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Public Libraries and Net Neutrality

Free, equitable access to information is a bedrock principle which all public libraries share. In the digital sphere, that equal access is safeguarded by “net neutrality.” In brief, net neutrality is a legal doctrine which forces internet service providers to treat all online data the same, regardless of user or site content.

Without existing net neutrality protections, cable and DSL companies can "stack the deck" by providing faster connections to favored websites and restricting access to in-demand web resources at will.

On Thursday, December 14, the Federal Communications Commission will vote to repeal those protections. Between now and this critical vote, the American Library Association strongly recommends that library advocates across the country contact the FCC and petition for the continuation of the existing net neutrality policy.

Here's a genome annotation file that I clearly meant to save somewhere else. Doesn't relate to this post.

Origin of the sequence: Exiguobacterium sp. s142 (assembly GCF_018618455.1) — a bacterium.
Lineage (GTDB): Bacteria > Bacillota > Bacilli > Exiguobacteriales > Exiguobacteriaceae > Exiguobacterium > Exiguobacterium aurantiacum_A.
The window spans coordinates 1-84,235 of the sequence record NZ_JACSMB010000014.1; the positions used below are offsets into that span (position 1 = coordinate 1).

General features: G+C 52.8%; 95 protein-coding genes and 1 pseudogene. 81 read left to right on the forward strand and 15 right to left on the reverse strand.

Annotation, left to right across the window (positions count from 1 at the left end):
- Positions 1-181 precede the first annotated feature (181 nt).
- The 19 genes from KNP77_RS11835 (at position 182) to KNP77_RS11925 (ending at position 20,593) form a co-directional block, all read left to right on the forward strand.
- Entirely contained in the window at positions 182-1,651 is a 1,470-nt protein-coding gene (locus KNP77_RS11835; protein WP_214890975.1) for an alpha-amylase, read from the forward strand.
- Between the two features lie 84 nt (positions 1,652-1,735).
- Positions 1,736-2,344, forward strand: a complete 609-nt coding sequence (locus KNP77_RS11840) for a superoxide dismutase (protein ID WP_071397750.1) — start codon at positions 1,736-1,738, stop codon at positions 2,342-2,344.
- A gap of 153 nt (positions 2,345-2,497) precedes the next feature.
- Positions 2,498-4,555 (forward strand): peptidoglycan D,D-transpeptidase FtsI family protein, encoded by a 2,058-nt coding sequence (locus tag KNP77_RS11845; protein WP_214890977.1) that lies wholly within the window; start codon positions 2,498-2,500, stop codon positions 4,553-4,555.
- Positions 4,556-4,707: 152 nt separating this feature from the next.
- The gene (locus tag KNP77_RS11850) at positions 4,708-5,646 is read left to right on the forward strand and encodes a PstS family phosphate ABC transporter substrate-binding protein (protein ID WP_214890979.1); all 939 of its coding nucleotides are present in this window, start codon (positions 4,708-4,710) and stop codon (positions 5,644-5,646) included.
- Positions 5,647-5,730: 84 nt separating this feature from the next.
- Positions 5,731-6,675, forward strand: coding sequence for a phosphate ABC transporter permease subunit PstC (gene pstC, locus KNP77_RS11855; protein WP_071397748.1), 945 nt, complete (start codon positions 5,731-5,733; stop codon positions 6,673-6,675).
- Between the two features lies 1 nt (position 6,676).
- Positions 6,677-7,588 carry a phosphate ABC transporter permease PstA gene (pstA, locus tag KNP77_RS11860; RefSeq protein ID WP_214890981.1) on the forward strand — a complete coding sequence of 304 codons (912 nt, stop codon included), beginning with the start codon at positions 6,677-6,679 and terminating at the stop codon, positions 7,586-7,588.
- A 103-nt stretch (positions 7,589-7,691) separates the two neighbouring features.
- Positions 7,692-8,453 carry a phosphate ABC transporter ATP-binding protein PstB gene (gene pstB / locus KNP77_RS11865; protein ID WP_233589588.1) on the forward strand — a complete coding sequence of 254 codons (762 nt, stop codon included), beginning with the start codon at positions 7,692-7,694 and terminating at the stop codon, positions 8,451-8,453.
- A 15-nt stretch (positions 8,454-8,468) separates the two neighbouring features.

“Now that the internet has become the primary mechanism for delivering information, services and applications to the general public, it is especially important that commercial internet service providers are not able to control or manipulate the content of these communications. Libraries, our patrons, and America’s communities will be at risk if the FCC repeals all protections contained in its 2015 Open Internet Order with no plans to replace with any enforceable rules.” (Click here to read the full statement.)

Making your voice heard only takes a minute. Please consider signing petitions at 
Change.org and Whitehouse.gov